business attire

Should workers get paid to dress for a day on the job?

January 28, 2014: 5:00 AM ET

Even those who must wear special uniforms to go to work are not necessarily paid for their time. It all depends on their union agreements, and a recent Supreme Court ruling made that perfectly clear.


FORTUNE -- Wouldn't it be nice to get paid for getting dressed in the morning? After all, wearing proper attire is part of the job, right?

Fat chance. First off, if you're not putting on job-specific clothes in the morning -- think a butcher's smock -- there's no way you are getting a penny for pulling on a pair of pants. And as for those workers who do wear special uniforms, whether they get paid is subject to collective bargaining agreements, as designated by Congress in 1949.

The rule was cut-and-dried until December 2007, when 800 U.S. Steel Corporation (X) workers at a Gary, Indiana factory got a bit nit-picky. They filed a lawsuit arguing that the protective gear they put on before starting work -- 12 or so items, including a flame-retardant jacket, a hard hat, earplugs, and protective boots -- didn't count as clothing and should therefore be exempt from their union agreement. They argued that clothes, as defined by Webster, are commonly worn for "decency or comfort," not for protection.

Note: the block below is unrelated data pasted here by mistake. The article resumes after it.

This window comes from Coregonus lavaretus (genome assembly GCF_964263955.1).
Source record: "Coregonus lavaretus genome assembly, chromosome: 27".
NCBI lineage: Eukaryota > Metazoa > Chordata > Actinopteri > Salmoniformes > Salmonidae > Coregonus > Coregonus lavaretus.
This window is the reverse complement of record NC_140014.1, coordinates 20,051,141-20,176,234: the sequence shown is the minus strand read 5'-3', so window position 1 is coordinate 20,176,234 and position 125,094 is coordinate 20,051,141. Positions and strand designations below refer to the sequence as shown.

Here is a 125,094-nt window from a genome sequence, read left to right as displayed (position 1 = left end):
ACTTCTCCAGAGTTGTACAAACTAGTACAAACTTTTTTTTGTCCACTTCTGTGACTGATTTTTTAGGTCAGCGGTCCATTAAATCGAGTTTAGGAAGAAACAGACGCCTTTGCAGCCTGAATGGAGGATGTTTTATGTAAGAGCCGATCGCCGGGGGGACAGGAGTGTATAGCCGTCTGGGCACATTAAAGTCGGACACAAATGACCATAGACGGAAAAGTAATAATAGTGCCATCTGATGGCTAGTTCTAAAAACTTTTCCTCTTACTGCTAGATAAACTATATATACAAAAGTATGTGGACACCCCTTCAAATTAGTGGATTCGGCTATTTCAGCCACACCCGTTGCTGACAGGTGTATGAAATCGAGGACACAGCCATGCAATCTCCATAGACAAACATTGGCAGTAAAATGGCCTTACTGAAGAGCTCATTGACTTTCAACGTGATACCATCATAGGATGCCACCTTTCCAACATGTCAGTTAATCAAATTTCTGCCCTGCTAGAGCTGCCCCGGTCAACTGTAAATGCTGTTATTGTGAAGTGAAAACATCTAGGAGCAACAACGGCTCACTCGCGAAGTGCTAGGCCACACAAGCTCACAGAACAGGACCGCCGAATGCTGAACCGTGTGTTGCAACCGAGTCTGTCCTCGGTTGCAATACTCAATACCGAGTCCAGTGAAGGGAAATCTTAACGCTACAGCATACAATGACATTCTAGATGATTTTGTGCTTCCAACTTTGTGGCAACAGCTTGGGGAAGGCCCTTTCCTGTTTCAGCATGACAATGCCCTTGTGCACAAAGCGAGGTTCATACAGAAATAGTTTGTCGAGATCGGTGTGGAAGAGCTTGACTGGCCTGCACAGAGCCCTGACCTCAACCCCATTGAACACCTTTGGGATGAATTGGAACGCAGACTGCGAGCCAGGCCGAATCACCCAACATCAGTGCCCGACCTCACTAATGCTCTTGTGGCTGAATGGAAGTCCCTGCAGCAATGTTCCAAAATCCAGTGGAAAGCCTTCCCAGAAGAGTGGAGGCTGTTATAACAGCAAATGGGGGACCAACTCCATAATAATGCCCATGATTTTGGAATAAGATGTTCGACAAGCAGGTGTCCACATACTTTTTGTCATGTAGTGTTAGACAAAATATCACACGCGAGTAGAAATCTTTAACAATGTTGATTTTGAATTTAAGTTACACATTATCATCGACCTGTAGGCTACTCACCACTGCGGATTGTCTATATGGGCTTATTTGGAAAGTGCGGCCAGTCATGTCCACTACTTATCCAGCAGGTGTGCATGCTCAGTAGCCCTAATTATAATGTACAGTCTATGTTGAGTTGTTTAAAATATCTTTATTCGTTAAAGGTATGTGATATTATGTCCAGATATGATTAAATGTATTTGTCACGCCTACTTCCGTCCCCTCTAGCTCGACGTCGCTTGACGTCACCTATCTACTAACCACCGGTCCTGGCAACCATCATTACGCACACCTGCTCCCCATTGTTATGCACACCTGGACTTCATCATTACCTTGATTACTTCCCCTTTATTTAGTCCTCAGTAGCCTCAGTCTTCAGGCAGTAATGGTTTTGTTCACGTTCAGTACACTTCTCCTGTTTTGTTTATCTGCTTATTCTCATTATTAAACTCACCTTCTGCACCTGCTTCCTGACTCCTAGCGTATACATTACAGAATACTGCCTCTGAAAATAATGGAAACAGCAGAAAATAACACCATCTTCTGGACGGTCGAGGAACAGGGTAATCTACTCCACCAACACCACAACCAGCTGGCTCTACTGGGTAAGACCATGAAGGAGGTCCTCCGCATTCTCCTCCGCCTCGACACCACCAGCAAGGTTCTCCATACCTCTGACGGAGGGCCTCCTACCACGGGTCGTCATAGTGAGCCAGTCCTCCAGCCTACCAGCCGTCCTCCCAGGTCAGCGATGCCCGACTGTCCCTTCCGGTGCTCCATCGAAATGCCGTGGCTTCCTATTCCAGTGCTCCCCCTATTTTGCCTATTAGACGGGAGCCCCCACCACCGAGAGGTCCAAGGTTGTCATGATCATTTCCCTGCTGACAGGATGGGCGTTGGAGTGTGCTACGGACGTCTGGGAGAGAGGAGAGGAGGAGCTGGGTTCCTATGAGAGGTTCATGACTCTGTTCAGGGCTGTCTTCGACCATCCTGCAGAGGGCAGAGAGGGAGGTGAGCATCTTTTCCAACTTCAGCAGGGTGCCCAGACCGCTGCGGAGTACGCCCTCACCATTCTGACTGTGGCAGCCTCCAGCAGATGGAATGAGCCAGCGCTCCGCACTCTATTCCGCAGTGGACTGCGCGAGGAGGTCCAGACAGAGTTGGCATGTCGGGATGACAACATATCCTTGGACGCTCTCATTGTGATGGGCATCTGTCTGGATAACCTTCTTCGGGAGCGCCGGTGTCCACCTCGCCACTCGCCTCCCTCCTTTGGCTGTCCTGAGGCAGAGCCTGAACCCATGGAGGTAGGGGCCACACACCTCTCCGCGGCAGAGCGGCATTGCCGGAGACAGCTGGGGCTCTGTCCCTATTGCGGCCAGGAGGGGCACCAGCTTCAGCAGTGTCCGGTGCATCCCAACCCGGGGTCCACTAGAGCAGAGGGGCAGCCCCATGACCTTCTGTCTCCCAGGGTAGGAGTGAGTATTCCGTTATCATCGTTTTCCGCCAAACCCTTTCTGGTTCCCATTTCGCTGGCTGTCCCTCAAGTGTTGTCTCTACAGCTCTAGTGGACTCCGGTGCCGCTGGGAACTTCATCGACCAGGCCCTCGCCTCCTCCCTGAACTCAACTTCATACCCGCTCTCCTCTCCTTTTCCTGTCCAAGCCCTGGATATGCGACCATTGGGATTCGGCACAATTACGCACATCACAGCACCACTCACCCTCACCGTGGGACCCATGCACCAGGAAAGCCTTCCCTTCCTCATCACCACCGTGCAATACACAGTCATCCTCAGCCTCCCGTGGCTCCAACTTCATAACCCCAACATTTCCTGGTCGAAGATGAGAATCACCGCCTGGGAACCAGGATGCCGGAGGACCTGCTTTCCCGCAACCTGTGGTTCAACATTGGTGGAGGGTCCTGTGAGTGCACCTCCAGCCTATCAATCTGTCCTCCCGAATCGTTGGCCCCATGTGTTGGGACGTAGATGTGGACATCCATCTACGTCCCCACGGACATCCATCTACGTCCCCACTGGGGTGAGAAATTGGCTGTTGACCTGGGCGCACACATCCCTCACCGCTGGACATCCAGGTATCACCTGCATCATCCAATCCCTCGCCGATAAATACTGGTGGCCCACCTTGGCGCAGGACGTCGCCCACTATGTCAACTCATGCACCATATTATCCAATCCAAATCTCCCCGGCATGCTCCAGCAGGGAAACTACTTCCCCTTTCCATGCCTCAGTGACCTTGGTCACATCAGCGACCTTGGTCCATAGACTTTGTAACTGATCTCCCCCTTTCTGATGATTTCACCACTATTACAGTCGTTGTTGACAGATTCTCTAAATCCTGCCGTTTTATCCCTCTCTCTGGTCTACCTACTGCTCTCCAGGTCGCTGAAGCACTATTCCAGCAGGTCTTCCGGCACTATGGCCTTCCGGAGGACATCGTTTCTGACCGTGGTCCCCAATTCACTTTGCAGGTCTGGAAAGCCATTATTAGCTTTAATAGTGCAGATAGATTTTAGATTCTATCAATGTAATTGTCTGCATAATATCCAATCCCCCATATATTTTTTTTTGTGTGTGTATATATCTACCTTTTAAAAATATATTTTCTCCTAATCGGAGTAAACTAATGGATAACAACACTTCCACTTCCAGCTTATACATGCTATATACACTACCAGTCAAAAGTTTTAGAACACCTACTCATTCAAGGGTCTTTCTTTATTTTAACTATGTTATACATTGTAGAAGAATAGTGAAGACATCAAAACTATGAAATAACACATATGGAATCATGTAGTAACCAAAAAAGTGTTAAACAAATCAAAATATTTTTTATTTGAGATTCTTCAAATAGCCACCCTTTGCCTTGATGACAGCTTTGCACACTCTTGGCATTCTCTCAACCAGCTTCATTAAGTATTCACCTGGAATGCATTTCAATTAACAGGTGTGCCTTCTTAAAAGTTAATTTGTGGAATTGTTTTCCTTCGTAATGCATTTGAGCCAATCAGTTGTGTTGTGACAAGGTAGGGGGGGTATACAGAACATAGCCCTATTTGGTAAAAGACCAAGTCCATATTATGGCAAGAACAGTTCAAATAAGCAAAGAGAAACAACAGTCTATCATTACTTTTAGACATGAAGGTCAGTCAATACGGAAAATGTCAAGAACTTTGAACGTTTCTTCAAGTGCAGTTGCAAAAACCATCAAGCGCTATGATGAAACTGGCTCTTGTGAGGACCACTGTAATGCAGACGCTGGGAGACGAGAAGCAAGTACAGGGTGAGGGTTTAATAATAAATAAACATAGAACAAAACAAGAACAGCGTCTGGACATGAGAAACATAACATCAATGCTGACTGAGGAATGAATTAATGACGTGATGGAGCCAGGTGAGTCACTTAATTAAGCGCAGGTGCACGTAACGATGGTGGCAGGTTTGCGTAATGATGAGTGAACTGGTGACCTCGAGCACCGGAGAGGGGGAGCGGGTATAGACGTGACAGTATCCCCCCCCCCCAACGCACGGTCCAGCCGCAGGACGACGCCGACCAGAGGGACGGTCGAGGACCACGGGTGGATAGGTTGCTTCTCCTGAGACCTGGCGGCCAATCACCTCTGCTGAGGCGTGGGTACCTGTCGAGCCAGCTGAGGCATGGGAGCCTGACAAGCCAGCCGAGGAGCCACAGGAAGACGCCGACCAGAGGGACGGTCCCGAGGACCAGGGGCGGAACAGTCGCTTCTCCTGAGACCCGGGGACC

The workers said they often spent as much as an hour a day "donning and doffing" the equipment and collectively sought back pay for that time.

The Supreme Court, which issued a 9-0 opinion in the case on Monday, was having none of it.

In writing the court's opinion, Justice Antonin Scalia said that the court saw "no basis for the proposition that the unmodified term 'clothes' somehow omits protective clothing." The justices ruled that U.S. Steel employees are bound to their collective bargaining agreement, which says they earn pay only for time at their work stations.

Monday's ruling didn't come as a huge shock to Mark Batten, a labor and employment lawyer at Proskauer Rose who has been tracking the case. It was, he said, an instance of one group of employees trying to "make an end run" around what is a pretty obvious rule.

But that didn't keep industry groups from weighing in on what the case might mean for their business. In an amicus brief, the U.S. Chamber of Commerce urged the judges to reject the workers' argument, as did the American Meat Institute. The Grocery Manufacturers Association said in its own brief that a ruling in the workers' favor could mean it could cost as much as $1,500 for each of its millions of employees who often wear protection clothing and footwear. "The class action litigation and retroactive liability that would follow could be devastating to employers in the industry," it said. Safe to say they're no longer shaking in their steel-toed boots.

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